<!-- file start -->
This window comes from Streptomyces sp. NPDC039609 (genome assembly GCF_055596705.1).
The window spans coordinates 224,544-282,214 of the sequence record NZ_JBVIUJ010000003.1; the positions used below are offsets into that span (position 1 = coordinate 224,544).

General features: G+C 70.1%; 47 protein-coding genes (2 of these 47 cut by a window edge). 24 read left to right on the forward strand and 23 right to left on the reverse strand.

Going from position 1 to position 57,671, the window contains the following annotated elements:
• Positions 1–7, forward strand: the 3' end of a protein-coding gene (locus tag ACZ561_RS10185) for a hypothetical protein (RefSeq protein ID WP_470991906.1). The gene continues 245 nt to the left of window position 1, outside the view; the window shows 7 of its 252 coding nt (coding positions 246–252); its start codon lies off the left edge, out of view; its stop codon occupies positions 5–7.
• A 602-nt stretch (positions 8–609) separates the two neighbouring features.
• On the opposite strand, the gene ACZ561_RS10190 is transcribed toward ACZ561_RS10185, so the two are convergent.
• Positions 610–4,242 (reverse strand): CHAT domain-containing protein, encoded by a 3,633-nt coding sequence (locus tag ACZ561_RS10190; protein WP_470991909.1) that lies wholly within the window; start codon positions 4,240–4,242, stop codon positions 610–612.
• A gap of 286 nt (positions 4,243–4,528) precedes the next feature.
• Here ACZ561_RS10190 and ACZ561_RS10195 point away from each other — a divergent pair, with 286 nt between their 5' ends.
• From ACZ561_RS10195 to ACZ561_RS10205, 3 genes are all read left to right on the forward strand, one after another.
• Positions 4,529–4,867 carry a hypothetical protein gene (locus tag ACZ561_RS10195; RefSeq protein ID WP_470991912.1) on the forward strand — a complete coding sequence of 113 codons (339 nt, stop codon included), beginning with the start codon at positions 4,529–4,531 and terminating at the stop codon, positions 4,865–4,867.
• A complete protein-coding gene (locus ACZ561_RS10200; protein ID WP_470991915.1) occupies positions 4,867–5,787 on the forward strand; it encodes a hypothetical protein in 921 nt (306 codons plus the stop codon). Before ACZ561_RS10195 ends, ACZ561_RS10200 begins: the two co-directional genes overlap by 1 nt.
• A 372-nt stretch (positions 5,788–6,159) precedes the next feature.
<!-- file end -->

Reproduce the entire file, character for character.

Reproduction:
This window comes from Streptomyces sp. NPDC039609 (genome assembly GCF_055596705.1).
The window spans coordinates 224,544-282,214 of the sequence record NZ_JBVIUJ010000003.1; the positions used below are offsets into that span (position 1 = coordinate 224,544).

General features: G+C 70.1%; 47 protein-coding genes (2 of these 47 cut by a window edge). 24 read left to right on the forward strand and 23 right to left on the reverse strand.

Going from position 1 to position 57,671, the window contains the following annotated elements:
• Positions 1–7, forward strand: the 3' end of a protein-coding gene (locus tag ACZ561_RS10185) for a hypothetical protein (RefSeq protein ID WP_470991906.1). The gene continues 245 nt to the left of window position 1, outside the view; the window shows 7 of its 252 coding nt (coding positions 246–252); its start codon lies off the left edge, out of view; its stop codon occupies positions 5–7.
• A 602-nt stretch (positions 8–609) separates the two neighbouring features.
• On the opposite strand, the gene ACZ561_RS10190 is transcribed toward ACZ561_RS10185, so the two are convergent.
• Positions 610–4,242 (reverse strand): CHAT domain-containing protein, encoded by a 3,633-nt coding sequence (locus tag ACZ561_RS10190; protein WP_470991909.1) that lies wholly within the window; start codon positions 4,240–4,242, stop codon positions 610–612.
• A gap of 286 nt (positions 4,243–4,528) precedes the next feature.
• Here ACZ561_RS10190 and ACZ561_RS10195 point away from each other — a divergent pair, with 286 nt between their 5' ends.
• From ACZ561_RS10195 to ACZ561_RS10205, 3 genes are all read left to right on the forward strand, one after another.
• Positions 4,529–4,867 carry a hypothetical protein gene (locus tag ACZ561_RS10195; RefSeq protein ID WP_470991912.1) on the forward strand — a complete coding sequence of 113 codons (339 nt, stop codon included), beginning with the start codon at positions 4,529–4,531 and terminating at the stop codon, positions 4,865–4,867.
• A complete protein-coding gene (locus ACZ561_RS10200; protein ID WP_470991915.1) occupies positions 4,867–5,787 on the forward strand; it encodes a hypothetical protein in 921 nt (306 codons plus the stop codon). Before ACZ561_RS10195 ends, ACZ561_RS10200 begins: the two co-directional genes overlap by 1 nt.
• A 372-nt stretch (positions 5,788–6,159) precedes the next feature.